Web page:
Skip to main content

Rock Bottom: Rush

The one constant in every established artist's oeuvre is the bad album, the one that's reviled by both fans and critics. Those unlovable albums are the ones this feature, Rock Bottom, is concerned with. 

Here's how it works: I've consulted two main sources, the All Music Guide (for the critical 
point-of-view) and (for the fan perspective). The album with the lowest combined rating from both sources is the one I'll consider the worst. I may not always agree with the choice, and my reviews will reflect that. I'll also offer a considered alternative.  Finally, there are some limits. The following types of albums don't count: 1) b-sides, remix, or hits compilations, 2) live albums, and 3) albums recorded when the band was missing a vital member.

* * *

This is why we have rules. By the numbers, Rush's 1974 self-titled debut is their lowest-rated album by both fans and critics. However, the band that recorded that album was comprised of Geddy Lee, Alex Lifeson, and John Rutsey. Soon after the album's release, Rutsey was sacked and Neil Peart joined, Since Peart is basically considered the best rock drummer of all time, and because he writes the lyrics, I'm resolute that he should be considered a vital member of Rush.

That leaves 1989's Presto as the album with the lowest combined rating.

What's interesting about this is that, as derided as the band's '80s embracing of synthesizers and electronic drums is among a large contingent of the band's fans, Presto is actually the album where they began going back a more organic and traditional power trio set-up. Gregory Heaney's AllMusic review hypothesizes that the band was "rusty" after their years of experimentation. He stresses that the album isn't bad, just lacking in both ambition and fun. (Heaney also advises   readers to listen to Rush's '70s work instead, which shows he paid very close attention in rock critic school.)

But how about the fans?

According to reviewers, partial blame falls on that nefarious gremlin, production. Tripmaster writes, "The production is so thin, treble, high, crisp, bright...Alex's guitar is ANYTHING BUT beefy, the snare sounds like a cap gun and THERE'S NO BALLS." Christopher Culver says that, "The drums have no punch, the sounds is flat with little variation in dynamic, and there's an incongruous edit in the second track." Lance says, "Presto sounds as if it was recorded in a tin can." The producer of the album was Rupert Hine, who brought experience in the pop arena, having worked previously with for Tina Turner (on a large portion of her 1984 smash Private Dancer album) and Howard Jones. He was a curious choice if the goal really was to get back to basics, as neither of those artists were known for organic-sounding tracks. But as much as I can appreciate the importance of production, it always comes down to the songs, doesn't it?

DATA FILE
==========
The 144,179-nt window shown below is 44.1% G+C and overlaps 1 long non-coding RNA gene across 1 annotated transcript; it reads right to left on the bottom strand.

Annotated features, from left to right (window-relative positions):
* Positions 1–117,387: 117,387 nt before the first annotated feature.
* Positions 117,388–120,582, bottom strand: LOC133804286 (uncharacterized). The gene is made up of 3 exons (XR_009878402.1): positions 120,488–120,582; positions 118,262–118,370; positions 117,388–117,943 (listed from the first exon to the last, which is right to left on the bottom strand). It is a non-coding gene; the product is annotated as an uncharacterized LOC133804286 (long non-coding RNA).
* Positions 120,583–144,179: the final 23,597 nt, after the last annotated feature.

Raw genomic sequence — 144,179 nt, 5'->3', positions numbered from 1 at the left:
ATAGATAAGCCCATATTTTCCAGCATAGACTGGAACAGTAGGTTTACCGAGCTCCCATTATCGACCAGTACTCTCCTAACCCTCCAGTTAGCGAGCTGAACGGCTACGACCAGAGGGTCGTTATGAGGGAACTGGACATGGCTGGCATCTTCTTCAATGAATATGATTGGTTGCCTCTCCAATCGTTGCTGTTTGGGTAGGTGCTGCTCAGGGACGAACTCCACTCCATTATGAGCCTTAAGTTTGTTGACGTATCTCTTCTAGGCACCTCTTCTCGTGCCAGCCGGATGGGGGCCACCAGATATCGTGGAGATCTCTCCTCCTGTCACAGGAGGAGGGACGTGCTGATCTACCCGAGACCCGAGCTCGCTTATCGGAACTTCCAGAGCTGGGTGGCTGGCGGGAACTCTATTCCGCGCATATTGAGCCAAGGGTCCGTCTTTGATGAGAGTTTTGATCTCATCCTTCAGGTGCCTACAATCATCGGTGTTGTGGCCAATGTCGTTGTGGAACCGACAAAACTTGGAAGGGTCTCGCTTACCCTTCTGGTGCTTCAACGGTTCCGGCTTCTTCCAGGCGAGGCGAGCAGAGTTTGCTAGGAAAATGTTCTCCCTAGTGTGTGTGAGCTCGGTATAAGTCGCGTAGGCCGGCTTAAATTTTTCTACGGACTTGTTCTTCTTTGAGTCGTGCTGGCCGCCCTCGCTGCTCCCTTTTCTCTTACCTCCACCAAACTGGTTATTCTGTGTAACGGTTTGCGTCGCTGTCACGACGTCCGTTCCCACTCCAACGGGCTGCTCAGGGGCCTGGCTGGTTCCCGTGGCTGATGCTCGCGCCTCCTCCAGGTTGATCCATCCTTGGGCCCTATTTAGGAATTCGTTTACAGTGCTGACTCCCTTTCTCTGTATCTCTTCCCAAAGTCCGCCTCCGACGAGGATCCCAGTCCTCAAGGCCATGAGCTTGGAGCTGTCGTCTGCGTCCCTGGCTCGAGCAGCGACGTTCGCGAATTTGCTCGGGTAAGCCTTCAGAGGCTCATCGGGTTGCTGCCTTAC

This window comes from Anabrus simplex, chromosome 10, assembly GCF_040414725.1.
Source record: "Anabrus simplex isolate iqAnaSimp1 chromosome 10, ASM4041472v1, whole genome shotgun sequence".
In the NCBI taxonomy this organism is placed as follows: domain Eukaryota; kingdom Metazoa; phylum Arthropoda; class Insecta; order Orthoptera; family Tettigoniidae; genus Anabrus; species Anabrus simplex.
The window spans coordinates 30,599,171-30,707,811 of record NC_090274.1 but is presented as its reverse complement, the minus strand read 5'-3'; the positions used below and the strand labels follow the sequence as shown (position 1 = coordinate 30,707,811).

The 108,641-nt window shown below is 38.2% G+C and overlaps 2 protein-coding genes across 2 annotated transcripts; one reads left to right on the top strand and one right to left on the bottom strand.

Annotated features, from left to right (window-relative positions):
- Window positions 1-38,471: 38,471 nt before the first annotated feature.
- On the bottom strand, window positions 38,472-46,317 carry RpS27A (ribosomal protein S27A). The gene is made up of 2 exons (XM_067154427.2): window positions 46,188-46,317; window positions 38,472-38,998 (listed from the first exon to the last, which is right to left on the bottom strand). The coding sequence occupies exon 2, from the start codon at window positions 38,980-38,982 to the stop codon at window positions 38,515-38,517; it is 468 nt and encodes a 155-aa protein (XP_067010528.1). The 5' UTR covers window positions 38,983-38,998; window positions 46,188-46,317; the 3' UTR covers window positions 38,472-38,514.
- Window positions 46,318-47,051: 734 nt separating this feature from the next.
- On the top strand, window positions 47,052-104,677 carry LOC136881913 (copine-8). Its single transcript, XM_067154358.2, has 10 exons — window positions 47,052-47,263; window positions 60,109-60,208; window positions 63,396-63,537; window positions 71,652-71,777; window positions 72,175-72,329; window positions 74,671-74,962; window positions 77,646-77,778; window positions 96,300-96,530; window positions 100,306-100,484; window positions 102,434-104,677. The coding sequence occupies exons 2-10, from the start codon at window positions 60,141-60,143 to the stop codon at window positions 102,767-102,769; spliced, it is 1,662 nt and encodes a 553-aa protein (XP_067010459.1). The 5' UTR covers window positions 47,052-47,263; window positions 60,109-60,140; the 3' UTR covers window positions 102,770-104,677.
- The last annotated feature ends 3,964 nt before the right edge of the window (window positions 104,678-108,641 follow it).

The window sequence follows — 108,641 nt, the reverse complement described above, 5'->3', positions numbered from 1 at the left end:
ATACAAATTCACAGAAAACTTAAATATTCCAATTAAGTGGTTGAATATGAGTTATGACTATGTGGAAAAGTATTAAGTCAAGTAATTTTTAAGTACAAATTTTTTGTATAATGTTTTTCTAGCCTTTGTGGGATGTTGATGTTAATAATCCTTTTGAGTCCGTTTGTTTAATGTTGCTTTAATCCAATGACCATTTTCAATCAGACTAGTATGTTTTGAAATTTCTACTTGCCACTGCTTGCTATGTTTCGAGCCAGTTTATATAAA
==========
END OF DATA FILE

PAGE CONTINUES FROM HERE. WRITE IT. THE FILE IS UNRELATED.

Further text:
Well, a lot of fans find those lacking on Presto. Culver takes aim at one particular element: "Neil Peart's lyrics are perhaps his weakest in the entire band's career," he writes. JD politely agrees, adding, "The lyrics could have benefited from more time spent on refinement." As an example he points to The Pass: "All of us get lost in the darkness / dreamers learn to steer by the stars" is a beautiful verse...but, it's followed by "all of us do time in the gutter, dreamers turn to look at the cars." And Lance piles on as well, calling the lyrics "insipid." He concludes that "the songs are B-O-R-I-N-G!...melodious hum-drum" and that on Presto Rush had become "3 musical gods, who somehow, somewhere, forgot how to play."

Before I give my assessment, let me just stop here to marvel at the fact that none of the Amazon reviewers gave in to pun-making. There was not a single comment along the lines of "Rush just doesn't have the magic here." What a fantastic display of self-control!